Los Alamos National Laboratory

Los Alamos National Laboratory

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Helping health workers understand unfolding disease outbreaks

This is the plan for a web-based disease-outbreak tool developed at Los Alamos, a quick analysis resource called AIDO (“I-do”) for Analytics for Investigation of Disease Outbreaks.
April 28, 2019
Alina Deshpande

Alina Deshpande

Helping health workers understand unfolding disease outbreaks

by Alina Deshpande

Imagine you’re in the public health field, perhaps an epidemiologist, tasked with tracking diseases causing serious health problems in your area – especially new diseases that you have seen reported only in distant lands. If dengue, for example, suddenly sends scores of people to a hospital in one part of your state, local decision makers would turn to you to predict the steps needed to prevent an outbreak in your region.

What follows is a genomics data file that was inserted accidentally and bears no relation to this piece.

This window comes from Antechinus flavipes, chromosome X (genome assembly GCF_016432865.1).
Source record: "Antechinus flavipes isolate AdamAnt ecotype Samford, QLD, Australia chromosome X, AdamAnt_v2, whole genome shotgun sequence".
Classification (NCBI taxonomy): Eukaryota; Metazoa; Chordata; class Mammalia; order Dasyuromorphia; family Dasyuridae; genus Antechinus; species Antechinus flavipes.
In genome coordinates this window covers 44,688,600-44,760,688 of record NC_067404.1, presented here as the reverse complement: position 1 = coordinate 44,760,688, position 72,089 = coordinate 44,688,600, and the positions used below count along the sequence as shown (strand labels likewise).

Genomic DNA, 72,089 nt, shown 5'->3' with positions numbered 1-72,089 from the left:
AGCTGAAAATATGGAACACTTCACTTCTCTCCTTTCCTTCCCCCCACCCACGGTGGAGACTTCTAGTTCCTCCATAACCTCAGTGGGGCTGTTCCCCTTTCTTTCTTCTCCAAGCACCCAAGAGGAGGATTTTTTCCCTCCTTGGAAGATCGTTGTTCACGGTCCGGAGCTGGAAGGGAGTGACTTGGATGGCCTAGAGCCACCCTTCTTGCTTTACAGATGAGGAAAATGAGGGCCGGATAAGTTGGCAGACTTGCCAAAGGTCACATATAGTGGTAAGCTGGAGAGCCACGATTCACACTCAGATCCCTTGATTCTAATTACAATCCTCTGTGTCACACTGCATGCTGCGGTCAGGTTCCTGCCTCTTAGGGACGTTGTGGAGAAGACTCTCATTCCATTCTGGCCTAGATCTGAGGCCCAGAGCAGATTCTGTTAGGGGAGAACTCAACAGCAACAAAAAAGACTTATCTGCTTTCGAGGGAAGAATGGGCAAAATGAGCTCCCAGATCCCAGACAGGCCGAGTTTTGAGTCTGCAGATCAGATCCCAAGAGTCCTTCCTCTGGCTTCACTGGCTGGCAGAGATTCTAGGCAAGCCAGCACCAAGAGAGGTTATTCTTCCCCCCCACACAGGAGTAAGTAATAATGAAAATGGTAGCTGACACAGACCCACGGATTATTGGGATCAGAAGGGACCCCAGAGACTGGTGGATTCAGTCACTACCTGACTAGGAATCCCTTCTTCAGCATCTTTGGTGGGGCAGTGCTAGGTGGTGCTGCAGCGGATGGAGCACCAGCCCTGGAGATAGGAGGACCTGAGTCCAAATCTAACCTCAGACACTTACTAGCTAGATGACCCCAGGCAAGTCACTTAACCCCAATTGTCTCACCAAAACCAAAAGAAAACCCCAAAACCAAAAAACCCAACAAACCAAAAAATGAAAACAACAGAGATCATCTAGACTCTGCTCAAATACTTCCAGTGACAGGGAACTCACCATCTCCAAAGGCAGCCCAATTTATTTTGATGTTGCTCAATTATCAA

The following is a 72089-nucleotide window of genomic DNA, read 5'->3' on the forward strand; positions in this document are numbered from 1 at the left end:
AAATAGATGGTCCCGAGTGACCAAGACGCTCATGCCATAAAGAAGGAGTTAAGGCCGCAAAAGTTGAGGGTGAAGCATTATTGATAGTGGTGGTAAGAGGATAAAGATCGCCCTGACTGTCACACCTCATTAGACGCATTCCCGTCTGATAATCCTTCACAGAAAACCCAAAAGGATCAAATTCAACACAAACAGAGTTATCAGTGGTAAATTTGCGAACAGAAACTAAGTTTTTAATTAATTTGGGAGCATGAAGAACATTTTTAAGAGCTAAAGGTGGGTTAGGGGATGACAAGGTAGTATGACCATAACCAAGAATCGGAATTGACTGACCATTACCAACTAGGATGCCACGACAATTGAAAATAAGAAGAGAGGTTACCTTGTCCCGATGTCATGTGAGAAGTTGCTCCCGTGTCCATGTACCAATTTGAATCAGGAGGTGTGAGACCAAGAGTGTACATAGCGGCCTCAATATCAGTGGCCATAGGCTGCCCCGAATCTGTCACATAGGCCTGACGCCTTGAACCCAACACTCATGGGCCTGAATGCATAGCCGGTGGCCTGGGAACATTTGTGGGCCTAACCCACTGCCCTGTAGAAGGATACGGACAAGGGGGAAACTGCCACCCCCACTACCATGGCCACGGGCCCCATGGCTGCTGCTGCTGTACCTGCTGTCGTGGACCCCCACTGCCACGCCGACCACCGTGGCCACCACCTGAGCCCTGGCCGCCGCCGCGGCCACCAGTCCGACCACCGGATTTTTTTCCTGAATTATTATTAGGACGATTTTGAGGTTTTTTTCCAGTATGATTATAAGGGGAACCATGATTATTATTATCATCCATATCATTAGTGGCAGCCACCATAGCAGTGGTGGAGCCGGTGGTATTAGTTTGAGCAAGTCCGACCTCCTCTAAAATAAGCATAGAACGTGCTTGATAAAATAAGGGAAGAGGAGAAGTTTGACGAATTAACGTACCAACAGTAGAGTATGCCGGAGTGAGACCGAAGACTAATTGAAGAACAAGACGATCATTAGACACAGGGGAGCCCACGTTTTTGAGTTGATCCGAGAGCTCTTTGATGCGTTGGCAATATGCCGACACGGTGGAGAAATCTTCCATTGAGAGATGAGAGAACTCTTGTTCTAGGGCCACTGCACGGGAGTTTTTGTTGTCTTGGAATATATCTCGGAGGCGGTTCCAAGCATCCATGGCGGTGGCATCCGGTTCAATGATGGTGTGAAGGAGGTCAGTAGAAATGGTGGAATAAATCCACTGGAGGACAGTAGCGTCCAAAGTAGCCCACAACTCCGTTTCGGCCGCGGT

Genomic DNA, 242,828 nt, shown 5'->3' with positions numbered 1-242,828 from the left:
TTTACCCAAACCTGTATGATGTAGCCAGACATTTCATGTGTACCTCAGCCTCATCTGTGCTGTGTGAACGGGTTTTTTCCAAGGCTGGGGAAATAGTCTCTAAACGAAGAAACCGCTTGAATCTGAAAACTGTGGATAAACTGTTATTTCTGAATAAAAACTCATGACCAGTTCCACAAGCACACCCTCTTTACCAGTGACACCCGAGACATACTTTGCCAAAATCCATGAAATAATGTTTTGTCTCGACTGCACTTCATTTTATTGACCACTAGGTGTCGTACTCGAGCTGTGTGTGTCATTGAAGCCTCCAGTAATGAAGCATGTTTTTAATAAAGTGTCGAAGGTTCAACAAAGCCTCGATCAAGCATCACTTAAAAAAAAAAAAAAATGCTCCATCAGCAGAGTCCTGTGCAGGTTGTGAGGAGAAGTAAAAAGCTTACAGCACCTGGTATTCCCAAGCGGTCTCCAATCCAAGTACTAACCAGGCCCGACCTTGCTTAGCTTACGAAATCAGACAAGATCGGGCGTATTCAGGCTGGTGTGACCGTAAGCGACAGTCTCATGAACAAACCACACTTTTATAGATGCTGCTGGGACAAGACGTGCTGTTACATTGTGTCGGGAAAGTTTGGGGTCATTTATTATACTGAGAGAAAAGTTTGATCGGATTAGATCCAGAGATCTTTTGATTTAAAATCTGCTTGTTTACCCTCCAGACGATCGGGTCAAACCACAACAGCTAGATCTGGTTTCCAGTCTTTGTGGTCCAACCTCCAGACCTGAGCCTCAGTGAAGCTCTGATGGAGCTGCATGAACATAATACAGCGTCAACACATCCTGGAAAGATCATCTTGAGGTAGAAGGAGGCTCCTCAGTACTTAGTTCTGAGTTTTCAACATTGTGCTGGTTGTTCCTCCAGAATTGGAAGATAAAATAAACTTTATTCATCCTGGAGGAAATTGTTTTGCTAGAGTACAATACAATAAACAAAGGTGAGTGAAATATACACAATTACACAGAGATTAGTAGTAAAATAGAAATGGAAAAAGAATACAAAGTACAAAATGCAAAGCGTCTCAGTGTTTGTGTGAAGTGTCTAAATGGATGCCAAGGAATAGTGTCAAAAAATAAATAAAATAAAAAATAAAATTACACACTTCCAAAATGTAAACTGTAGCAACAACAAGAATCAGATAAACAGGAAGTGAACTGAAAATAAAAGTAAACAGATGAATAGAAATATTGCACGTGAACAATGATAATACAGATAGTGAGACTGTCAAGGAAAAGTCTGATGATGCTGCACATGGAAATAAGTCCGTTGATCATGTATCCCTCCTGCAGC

With unlimited research time, subscriptions to specialty publications and a deep awareness of the complex modeling tools on the market, you could probably create a report with some suggestions. Instead, what you need is a quick tool to help develop actionable information and, in the case of lethal infections, this tool could rapidly propose life-saving actions in the early days of the event.

This is the plan for a web-based disease-outbreak tool developed at Los Alamos National Laboratory, a quick analysis resource called AIDO (“I-do”) for Analytics for Investigation of Disease Outbreaks. Unlike traditional epidemiological models, this tool can be used by diverse group of users, such as analysts, scientists, practitioners, decision makers and the public, at no cost. The website provides historic information for key outbreaks of nearly 40 different diseases and it helps responders select the historic similarities to each new situation, even as an outbreak evolves over the first hours and days.

This story first appeared in Albuquerque Journal.